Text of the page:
Arrest of West Bank Attackers 'Treason': Hamas


      An elderly Palestinian man makes his way through an alley of Jerusalem's 
Old City as he heads towards the Al-Aqsa Mosque compound during the holy 
fasting month of Ramadan. (AP) 
      File photo shows masked Palestinian Hamas militants holding a press 
conference in Gaza City, Thursday, Sept. 2, 2010. (AP) 
      Palestinians laborers from the West Bank sit together after being 
detained by Israeli border police during an operation in search of illegal 
workers in the coastal city of Ashkelon. (R) 
GAZA CITY, Palestinian Territories (AFP) - Hamas on Wednesday accused the 
Palestinian Authority of "treason" over its arrest of members of the Islamist 
group in connection with the killing of Jewish settlers.

Hamas spokesman Fawzi Barhum called the arrests "national treason and direct 
collaboration with the (Israeli) enemy" and warned the Western-backed authority 
not to hand the men over to Israel.

"The continuation of this criminal campaign crosses all red lines and is direct 
collaboration with the enemy in the light of day," Barhum said.

"It will only increase Hamas's determination to continue the resistance and 
intensify our painful strikes on the Zionist enemy."

A Palestinian Authority official said security forces had arrested Hamas 
members from separate cells linked to two drive-by shooting attacks last week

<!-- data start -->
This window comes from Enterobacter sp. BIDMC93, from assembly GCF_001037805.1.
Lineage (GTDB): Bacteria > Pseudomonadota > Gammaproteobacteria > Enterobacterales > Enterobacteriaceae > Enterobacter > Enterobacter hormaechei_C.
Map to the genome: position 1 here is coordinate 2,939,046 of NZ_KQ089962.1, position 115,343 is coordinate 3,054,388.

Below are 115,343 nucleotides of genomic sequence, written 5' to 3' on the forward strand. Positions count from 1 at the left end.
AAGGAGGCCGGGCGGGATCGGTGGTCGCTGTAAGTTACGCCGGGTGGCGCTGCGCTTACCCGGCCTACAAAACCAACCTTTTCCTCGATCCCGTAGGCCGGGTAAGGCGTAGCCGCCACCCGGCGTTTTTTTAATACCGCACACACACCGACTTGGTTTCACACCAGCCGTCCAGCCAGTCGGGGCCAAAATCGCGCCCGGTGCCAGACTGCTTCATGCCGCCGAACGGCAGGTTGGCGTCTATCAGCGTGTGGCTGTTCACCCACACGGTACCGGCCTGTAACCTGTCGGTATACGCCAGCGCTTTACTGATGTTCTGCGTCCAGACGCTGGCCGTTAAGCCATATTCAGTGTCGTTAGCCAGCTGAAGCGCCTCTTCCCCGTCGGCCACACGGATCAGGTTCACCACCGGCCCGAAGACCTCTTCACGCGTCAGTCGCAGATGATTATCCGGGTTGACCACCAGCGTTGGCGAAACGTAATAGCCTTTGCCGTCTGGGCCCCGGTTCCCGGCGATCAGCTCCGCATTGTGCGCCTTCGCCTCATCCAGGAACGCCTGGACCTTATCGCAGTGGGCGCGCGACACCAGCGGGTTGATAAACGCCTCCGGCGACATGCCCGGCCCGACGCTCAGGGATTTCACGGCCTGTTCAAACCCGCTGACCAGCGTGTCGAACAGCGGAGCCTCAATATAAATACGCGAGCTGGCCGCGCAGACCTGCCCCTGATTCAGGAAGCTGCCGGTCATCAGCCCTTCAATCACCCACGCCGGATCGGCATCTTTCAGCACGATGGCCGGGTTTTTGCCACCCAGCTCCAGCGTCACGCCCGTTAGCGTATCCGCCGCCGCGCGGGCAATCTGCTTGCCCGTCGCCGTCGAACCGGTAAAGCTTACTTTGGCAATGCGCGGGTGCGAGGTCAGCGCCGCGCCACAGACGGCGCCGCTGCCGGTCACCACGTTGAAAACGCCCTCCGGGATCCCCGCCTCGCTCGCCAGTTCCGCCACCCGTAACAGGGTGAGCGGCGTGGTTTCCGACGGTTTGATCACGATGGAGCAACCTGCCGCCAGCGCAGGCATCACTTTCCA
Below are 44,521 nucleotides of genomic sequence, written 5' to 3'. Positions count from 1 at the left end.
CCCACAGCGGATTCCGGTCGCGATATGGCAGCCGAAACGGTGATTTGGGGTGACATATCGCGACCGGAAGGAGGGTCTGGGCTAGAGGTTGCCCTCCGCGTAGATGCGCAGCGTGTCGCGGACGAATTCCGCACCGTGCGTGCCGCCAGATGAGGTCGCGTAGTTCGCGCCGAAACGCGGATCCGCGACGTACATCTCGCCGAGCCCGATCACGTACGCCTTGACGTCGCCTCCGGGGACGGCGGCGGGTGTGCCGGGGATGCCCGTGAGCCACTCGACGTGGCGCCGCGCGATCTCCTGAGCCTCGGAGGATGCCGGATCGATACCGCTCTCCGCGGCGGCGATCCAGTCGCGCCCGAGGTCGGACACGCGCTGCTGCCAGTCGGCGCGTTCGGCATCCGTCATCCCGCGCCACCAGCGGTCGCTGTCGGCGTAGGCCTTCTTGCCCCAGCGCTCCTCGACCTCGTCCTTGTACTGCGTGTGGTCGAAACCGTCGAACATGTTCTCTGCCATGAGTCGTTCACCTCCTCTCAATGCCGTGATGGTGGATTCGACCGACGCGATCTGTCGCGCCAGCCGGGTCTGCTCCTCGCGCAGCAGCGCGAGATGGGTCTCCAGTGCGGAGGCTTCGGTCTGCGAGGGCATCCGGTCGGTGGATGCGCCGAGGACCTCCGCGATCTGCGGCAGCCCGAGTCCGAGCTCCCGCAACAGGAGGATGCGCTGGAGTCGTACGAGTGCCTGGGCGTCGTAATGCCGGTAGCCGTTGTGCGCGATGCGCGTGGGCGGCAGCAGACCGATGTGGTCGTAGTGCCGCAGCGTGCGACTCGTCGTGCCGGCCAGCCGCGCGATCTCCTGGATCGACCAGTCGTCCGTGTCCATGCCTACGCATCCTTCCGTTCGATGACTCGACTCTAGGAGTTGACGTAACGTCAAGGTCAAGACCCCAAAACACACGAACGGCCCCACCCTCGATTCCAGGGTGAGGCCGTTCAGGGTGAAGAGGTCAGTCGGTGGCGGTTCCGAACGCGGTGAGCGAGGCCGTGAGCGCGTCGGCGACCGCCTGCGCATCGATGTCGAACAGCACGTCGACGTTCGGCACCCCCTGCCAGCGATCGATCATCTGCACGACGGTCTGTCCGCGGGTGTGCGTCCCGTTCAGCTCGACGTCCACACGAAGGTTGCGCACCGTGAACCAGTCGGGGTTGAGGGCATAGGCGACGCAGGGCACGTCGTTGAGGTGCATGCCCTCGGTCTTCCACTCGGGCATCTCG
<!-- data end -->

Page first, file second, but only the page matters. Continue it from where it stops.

that killed four Israeli settlers and wounded two others.

The official, speaking to AFP on condition of anonymity, would not specify the 
number of people arrested.

The first shooting on August 31 killed four settlers, including a pregnant 
woman, and the second a day later wounded two settlers near Ramallah.

Hamas claimed responsibility for both attacks, which cast a pall over the 
relaunch in Washington of direct Israeli-Palestinian peace talks.

Hamas has accused the Palestinian Authority of arresting hundreds of its 
members in the wake of the killings. Palestinian security officials had 
previously denied making any arrests in connection with the attacks.

The attacks were condemned by both Israeli and Palestinian leaders, with 
Palestinian president Mahmud Abbas saying the shooting was intended to "disrupt 
the political process."

The Islamist Hamas movement, which has controlled the Gaza Strip since June 
2007, has vehemently opposed the new talks and insisted Abbas does not have the 
right to negotiate on behalf of Palestinians.

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